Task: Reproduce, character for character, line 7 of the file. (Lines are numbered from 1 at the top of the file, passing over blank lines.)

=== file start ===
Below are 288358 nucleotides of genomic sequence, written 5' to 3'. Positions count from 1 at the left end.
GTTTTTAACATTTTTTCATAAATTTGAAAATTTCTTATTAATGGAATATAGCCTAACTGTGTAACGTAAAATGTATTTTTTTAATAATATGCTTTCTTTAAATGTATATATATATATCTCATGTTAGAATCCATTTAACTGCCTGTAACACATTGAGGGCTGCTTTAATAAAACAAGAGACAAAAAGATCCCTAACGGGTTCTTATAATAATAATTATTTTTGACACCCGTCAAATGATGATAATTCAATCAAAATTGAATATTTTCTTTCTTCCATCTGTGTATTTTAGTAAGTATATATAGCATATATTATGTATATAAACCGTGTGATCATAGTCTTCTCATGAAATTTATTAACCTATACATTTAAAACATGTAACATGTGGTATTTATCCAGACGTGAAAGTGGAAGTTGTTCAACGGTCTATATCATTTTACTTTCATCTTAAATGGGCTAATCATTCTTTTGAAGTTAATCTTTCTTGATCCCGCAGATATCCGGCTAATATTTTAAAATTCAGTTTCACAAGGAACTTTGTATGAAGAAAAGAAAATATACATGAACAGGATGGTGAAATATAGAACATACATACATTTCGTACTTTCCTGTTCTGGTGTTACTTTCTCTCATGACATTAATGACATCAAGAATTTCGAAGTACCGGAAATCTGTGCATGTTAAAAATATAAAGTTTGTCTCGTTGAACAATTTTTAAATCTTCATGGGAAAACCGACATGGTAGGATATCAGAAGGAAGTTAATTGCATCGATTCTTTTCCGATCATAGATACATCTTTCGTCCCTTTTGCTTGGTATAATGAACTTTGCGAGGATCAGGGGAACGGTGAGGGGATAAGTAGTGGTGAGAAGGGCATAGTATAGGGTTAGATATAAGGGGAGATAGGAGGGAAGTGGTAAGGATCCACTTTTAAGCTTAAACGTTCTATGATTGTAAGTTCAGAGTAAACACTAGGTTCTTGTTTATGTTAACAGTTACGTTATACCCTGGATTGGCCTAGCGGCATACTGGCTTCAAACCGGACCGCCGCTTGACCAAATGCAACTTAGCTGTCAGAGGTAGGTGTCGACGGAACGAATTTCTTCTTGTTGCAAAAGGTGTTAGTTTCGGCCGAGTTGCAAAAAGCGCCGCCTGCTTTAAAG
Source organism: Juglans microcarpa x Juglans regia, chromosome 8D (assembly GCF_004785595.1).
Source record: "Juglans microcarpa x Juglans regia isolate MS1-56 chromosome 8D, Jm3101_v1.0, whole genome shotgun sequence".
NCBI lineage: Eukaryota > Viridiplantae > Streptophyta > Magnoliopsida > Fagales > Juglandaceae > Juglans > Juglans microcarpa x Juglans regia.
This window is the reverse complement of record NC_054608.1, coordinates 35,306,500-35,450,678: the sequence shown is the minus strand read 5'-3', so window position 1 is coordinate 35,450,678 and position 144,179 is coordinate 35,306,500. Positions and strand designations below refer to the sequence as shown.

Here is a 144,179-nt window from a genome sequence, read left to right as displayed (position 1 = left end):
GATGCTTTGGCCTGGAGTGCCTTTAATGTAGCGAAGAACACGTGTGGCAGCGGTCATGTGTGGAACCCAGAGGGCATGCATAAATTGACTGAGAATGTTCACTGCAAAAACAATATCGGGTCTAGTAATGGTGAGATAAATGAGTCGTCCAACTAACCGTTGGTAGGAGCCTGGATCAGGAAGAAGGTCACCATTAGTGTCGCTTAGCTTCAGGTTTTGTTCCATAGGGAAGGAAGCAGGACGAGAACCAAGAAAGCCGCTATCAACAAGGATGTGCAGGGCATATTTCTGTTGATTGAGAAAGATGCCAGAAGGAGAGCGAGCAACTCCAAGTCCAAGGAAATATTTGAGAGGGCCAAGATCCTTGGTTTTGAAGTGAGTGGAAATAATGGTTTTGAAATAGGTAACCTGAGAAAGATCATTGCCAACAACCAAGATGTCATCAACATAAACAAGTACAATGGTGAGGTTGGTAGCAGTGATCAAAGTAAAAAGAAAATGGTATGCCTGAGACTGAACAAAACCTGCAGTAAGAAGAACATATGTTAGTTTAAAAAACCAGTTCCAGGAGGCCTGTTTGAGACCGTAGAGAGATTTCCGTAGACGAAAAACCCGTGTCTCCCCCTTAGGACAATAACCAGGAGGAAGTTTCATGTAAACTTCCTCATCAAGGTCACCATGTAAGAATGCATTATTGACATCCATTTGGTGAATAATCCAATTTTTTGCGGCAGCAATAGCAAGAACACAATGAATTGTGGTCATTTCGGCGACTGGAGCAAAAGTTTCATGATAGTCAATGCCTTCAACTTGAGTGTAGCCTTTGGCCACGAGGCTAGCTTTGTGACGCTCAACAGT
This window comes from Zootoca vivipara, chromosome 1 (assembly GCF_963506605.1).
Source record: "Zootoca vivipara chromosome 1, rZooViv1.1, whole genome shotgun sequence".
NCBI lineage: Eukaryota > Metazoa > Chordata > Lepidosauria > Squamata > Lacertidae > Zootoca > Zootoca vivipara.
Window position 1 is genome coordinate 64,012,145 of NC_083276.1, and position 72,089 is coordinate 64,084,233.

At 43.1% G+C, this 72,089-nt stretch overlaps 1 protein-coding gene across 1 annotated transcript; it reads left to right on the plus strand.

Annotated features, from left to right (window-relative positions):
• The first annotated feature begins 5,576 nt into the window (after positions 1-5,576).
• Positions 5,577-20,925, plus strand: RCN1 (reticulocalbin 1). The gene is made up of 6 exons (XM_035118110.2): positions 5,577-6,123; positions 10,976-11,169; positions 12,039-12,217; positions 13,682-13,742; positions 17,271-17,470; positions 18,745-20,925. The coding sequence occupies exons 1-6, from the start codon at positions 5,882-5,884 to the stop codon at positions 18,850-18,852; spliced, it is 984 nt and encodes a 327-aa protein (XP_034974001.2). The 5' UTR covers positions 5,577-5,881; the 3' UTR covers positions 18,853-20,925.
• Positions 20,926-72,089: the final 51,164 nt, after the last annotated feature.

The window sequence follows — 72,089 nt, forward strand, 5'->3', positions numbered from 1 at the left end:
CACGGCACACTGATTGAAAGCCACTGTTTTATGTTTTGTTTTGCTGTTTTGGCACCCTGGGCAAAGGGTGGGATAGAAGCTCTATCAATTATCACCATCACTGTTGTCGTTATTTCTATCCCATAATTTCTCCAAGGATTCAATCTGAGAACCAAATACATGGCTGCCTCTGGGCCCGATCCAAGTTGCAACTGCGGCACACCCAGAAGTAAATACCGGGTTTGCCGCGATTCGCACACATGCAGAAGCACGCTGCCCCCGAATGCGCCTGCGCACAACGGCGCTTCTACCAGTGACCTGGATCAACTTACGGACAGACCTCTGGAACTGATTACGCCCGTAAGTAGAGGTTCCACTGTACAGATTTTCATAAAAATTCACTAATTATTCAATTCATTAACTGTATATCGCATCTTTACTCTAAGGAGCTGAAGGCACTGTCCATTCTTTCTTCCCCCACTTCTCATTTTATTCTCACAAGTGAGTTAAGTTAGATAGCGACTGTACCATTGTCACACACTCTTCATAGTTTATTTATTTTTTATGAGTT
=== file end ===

Here is a 144,179-nt window from a genome sequence, read left to right as displayed (position 1 = left end):